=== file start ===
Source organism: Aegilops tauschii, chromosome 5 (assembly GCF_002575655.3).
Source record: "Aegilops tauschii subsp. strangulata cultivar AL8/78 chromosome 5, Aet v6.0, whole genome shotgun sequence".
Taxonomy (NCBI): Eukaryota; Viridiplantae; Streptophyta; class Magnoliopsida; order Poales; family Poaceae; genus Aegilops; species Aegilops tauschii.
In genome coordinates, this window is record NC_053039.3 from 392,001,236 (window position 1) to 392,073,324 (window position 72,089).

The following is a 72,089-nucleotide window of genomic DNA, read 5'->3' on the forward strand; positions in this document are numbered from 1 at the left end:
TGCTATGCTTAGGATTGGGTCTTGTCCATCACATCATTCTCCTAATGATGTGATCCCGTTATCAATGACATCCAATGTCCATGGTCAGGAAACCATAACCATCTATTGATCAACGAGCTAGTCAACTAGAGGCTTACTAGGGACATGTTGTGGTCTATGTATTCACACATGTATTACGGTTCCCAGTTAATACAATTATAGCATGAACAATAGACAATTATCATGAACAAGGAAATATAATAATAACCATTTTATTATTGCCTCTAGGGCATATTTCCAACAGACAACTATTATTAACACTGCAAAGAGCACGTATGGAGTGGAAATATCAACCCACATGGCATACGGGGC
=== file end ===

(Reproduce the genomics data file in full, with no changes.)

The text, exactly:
Source organism: Aegilops tauschii, chromosome 5 (assembly GCF_002575655.3).
Source record: "Aegilops tauschii subsp. strangulata cultivar AL8/78 chromosome 5, Aet v6.0, whole genome shotgun sequence".
Taxonomy (NCBI): Eukaryota; Viridiplantae; Streptophyta; class Magnoliopsida; order Poales; family Poaceae; genus Aegilops; species Aegilops tauschii.
In genome coordinates, this window is record NC_053039.3 from 392,001,236 (window position 1) to 392,073,324 (window position 72,089).

The following is a 72,089-nucleotide window of genomic DNA, read 5'->3' on the forward strand; positions in this document are numbered from 1 at the left end:
TGCTATGCTTAGGATTGGGTCTTGTCCATCACATCATTCTCCTAATGATGTGATCCCGTTATCAATGACATCCAATGTCCATGGTCAGGAAACCATAACCATCTATTGATCAACGAGCTAGTCAACTAGAGGCTTACTAGGGACATGTTGTGGTCTATGTATTCACACATGTATTACGGTTCCCAGTTAATACAATTATAGCATGAACAATAGACAATTATCATGAACAAGGAAATATAATAATAACCATTTTATTATTGCCTCTAGGGCATATTTCCAACAGACAACTATTATTAACACTGCAAAGAGCACGTATGGAGTGGAAATATCAACCCACATGGCATACGGGGC